Ninety-seven undergraduate students (67 women and 30 men) of Utrecht University participated in this study in return for course credits. Their mean age was 22.1 years (SD = 2.1). After providing informed consent, participants completed questionnaires in groups of two to eight students, in the presence of a research assistant who gave instructions and answered questions that arose.
Measures
In addition to the 9-item AAQ (Hayes et al. 2004), participants completed the questionnaires presented below.
The 16-item Depression scale from the Symptom Checklist (SCL-90; Derogatis 1983; Dutch version Arrindell and Ettema 1986) was used to assess depressive symptoms. Cronbach’s α in the present sample was 0.91.
The state version of the State-Trait Anxiety Inventory (STAI-S; Spielberger 1983, Dutch version by Van der Ploeg 1999) was used to assess anxiety symptoms. Respondents rate the degree to which several (positively and negatively keyed) anxiety symptoms are currently present on 4-point scales ranging from 1 (“not at all”) to 4 (“very much”). Items are summed to yield a state anxiety score. In this sample, the α amounted to 0.94.
Domains of the five-factor model were measured with the Neo Five-Factor Inventory (NEO FFI; Costa and McCrae 1992, Dutch version by Hoekstra et al. 2003). The Neo FFI contains five 12-item subscales representing the five personality dimensions of Neuroticism, Extraversion, Agreeableness, Openness to experience, and Conscientiousness. Items are rated on 5-point scale ranging from 1 (strongly disagree) to 5 (strongly agree). The internal consistencies for the five subscales in this sample were: Neuroticism, α = 0.89, Extraversion, α = 0.80, Openness, α = 0.67, Agreeableness, α = 0.61, Conscientiousness, α = 0.81.
The Everyday Problems Checklist (EPCL; Vingerhoets and van Tilburg 1994) was used to assess the frequency and the perceived stressfulness of daily hassles. From a list of 114 diverse daily hassles respondents mark the events that they experienced in the previous 2 months. The total number of hassles represents the hassles frequency score. Next, for each of the marked items, respondents rate how strongly they perceive these as upsetting on 4-points scales (ranging from “not at all” to “very much”). The mean score per item represents the perceived stressfulness score. The EPCL has demonstrated good reliability and validity (Vingerhoets and van Tilburg 1994). In the current study, the frequency scale yielded an α of 0.94.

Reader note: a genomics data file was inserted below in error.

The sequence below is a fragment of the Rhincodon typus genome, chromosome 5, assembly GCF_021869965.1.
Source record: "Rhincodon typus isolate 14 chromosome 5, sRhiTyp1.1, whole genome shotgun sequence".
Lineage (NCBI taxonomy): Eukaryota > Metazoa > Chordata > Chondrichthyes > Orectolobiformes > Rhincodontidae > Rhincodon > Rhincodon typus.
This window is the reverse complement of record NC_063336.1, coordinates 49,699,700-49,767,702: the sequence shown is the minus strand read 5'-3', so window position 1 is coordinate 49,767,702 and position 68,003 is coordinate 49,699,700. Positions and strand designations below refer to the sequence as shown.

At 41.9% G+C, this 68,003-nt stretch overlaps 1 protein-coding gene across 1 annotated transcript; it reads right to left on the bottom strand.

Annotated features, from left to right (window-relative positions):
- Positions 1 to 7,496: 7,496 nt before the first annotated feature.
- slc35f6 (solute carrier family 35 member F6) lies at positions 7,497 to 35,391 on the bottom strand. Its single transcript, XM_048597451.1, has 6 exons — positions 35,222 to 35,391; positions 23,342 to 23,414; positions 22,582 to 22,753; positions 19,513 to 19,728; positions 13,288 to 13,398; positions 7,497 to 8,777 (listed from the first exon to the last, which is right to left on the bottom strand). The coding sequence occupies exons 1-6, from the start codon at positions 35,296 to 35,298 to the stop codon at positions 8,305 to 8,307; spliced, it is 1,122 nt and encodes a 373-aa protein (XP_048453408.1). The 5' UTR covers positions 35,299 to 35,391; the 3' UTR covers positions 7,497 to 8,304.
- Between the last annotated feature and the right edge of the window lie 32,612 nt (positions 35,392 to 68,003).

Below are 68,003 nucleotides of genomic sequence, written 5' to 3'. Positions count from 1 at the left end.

Coping strategies were assessed with the COPE inventory (Carver et al. 1989), the Dutch version of which was validated by Kleijn et al. (2000). This instrument assesses fifteen different coping strategies, each tapped by four items. Participants rate how frequently they typically use the depicted strategies, on 4-point scales ranging from 1 (“usually do not do this at all”) to 4 (“usually do this a lot”). Four scales were administered: Active Coping (α = 0.79), Positive Reinterpretation and Growth (α = 0.66), and Acceptance (α = 0.62) representing adaptive coping strategies, and Venting of Emotions (α = 0.88) representing a maladaptive strategy.

Results

Descriptives
The AAQ total score was normally distributed (Skewness = 0.17, SE = 0.25; Kurtosis = 0.37, SE = 0.49). The mean AAQ score of participants was 31.5 (SD = 5.8). Scores of men (M = 32.5, SD = 6.5) did not differ significantly from those of women (M = 31.1, SD = 5.5; t(94) = 1.04, p = 0.30). As in Study 1, the mean AAQ scores obtained in the present sample were compared with the weighted mean AAQ scores of men and women from the clinical and non-clinical samples in the studies conducted by Hayes et al. (2004). Scores of men in the current sample did not differ from either those observed for men in the clinical samples (t(29) = −1.81, p = 0.08) or those observed in the non-clinical samples (t(43) = −0.62, p = 0.54). However, women in the present sample scored significantly lower than both women in the clinical samples (t(65) = −9.16, p < 0.001) and women in the non-clinical samples (t(65) = −3.34, p < 0.01) from the research of Hayes et al. (2004).
Internal Consistency
The internal consistency of the AAQ was 0.53.
Concurrent Validity
Table 2 shows correlations pertaining to the validity of the AAQ. Although AAQ scores were normally distributed, some of the dependent variables were slightly positively skewed (Skewness/SE > 2.0). For these variables, associations with the AAQ were examined using Spearman ρ correlations.
As can be seen in Table 2, the observed correlations with depression and anxiety were positive and highly significant, attesting to the concurrent validity of the AAQ.
Construct Validity